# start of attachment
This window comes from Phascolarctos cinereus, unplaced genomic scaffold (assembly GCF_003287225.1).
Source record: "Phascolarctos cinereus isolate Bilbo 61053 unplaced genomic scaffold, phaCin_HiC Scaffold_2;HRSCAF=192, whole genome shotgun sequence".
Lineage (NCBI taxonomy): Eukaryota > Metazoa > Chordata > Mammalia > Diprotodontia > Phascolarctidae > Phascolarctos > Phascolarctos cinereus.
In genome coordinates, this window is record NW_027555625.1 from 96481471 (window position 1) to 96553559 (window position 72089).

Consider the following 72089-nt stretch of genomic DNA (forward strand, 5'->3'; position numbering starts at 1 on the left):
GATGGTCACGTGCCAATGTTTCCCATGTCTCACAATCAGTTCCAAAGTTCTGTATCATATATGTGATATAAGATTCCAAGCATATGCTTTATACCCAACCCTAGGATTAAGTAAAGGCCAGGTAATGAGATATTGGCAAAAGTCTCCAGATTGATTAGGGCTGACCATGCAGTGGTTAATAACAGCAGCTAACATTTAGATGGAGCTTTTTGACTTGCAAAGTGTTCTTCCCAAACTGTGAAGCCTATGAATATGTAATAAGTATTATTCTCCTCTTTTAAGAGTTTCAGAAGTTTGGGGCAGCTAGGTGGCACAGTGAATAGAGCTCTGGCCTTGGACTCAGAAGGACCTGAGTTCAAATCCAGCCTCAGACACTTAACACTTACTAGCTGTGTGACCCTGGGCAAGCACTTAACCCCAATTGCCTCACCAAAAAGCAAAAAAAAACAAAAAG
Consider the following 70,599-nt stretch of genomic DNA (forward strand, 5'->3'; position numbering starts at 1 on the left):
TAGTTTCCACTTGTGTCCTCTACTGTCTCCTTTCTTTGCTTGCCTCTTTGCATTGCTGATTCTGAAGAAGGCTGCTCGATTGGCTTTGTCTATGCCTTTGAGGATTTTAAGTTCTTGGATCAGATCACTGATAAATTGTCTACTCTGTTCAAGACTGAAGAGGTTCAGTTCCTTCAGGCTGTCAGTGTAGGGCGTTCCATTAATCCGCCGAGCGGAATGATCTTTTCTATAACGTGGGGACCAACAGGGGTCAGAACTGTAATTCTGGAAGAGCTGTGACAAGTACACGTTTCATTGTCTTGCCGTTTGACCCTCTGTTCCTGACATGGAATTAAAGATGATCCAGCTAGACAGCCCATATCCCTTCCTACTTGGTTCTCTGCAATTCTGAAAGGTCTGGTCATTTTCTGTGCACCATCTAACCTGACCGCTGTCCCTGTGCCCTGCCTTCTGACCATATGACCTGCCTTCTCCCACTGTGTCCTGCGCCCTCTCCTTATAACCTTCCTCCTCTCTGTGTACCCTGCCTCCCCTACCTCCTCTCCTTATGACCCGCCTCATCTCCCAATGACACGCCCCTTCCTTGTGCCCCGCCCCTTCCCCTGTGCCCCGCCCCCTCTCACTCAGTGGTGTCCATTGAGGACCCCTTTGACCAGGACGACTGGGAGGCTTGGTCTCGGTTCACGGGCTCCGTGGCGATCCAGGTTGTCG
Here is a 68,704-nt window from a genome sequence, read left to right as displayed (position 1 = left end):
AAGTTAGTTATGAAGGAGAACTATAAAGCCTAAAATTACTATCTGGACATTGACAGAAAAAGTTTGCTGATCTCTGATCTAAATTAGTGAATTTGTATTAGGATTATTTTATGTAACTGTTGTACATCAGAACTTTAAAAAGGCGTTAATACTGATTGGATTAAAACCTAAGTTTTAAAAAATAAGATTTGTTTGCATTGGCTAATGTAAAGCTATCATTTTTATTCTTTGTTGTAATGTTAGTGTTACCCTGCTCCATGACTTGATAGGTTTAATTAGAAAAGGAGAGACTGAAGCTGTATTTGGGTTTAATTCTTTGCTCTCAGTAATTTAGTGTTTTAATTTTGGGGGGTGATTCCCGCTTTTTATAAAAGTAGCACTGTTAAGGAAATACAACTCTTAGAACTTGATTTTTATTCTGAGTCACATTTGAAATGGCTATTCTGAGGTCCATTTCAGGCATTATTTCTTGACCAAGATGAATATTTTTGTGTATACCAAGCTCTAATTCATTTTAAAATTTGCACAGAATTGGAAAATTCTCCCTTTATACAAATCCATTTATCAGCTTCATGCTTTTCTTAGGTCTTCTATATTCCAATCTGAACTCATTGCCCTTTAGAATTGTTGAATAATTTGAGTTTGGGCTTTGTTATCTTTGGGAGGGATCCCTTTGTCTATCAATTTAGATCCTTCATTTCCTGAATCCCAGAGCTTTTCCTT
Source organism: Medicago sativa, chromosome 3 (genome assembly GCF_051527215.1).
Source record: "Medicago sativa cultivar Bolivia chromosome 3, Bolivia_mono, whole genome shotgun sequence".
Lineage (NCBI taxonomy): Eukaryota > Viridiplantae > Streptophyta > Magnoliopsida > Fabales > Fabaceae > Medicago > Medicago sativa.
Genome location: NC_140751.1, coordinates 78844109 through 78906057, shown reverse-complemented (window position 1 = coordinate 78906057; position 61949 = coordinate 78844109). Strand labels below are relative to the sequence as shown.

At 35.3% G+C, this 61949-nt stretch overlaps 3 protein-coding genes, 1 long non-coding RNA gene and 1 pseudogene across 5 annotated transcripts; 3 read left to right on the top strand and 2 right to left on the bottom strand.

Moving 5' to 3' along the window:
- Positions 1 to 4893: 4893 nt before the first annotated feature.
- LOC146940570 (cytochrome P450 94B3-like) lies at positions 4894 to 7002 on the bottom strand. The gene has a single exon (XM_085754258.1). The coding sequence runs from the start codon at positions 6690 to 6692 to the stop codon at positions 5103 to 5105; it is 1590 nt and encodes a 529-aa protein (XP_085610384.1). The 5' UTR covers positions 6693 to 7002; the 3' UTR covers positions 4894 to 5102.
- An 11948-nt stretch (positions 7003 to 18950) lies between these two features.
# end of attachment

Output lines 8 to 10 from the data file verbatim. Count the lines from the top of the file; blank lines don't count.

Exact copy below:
TAGTTTCCACTTGTGTCCTCTACTGTCTCCTTTCTTTGCTTGCCTCTTTGCATTGCTGATTCTGAAGAAGGCTGCTCGATTGGCTTTGTCTATGCCTTTGAGGATTTTAAGTTCTTGGATCAGATCACTGATAAATTGTCTACTCTGTTCAAGACTGAAGAGGTTCAGTTCCTTCAGGCTGTCAGTGTAGGGCGTTCCATTAATCCGCCGAGCGGAATGATCTTTTCTATAACGTGGGGACCAACAGGGGTCAGAACTGTAATTCTGGAAGAGCTGTGACAAGTACACGTTTCATTGTCTTGCCGTTTGACCCTCTGTTCCTGACATGGAATTAAAGATGATCCAGCTAGACAGCCCATATCCCTTCCTACTTGGTTCTCTGCAATTCTGAAAGGTCTGGTCATTTTCTGTGCACCATCTAACCTGACCGCTGTCCCTGTGCCCTGCCTTCTGACCATATGACCTGCCTTCTCCCACTGTGTCCTGCGCCCTCTCCTTATAACCTTCCTCCTCTCTGTGTACCCTGCCTCCCCTACCTCCTCTCCTTATGACCCGCCTCATCTCCCAATGACACGCCCCTTCCTTGTGCCCCGCCCCTTCCCCTGTGCCCCGCCCCCTCTCACTCAGTGGTGTCCATTGAGGACCCCTTTGACCAGGACGACTGGGAGGCTTGGTCTCGGTTCACGGGCTCCGTGGCGATCCAGGTTGTCG
Here is a 68,704-nt window from a genome sequence, read left to right as displayed (position 1 = left end):
AAGTTAGTTATGAAGGAGAACTATAAAGCCTAAAATTACTATCTGGACATTGACAGAAAAAGTTTGCTGATCTCTGATCTAAATTAGTGAATTTGTATTAGGATTATTTTATGTAACTGTTGTACATCAGAACTTTAAAAAGGCGTTAATACTGATTGGATTAAAACCTAAGTTTTAAAAAATAAGATTTGTTTGCATTGGCTAATGTAAAGCTATCATTTTTATTCTTTGTTGTAATGTTAGTGTTACCCTGCTCCATGACTTGATAGGTTTAATTAGAAAAGGAGAGACTGAAGCTGTATTTGGGTTTAATTCTTTGCTCTCAGTAATTTAGTGTTTTAATTTTGGGGGGTGATTCCCGCTTTTTATAAAAGTAGCACTGTTAAGGAAATACAACTCTTAGAACTTGATTTTTATTCTGAGTCACATTTGAAATGGCTATTCTGAGGTCCATTTCAGGCATTATTTCTTGACCAAGATGAATATTTTTGTGTATACCAAGCTCTAATTCATTTTAAAATTTGCACAGAATTGGAAAATTCTCCCTTTATACAAATCCATTTATCAGCTTCATGCTTTTCTTAGGTCTTCTATATTCCAATCTGAACTCATTGCCCTTTAGAATTGTTGAATAATTTGAGTTTGGGCTTTGTTATCTTTGGGAGGGATCCCTTTGTCTATCAATTTAGATCCTTCATTTCCTGAATCCCAGAGCTTTTCCTT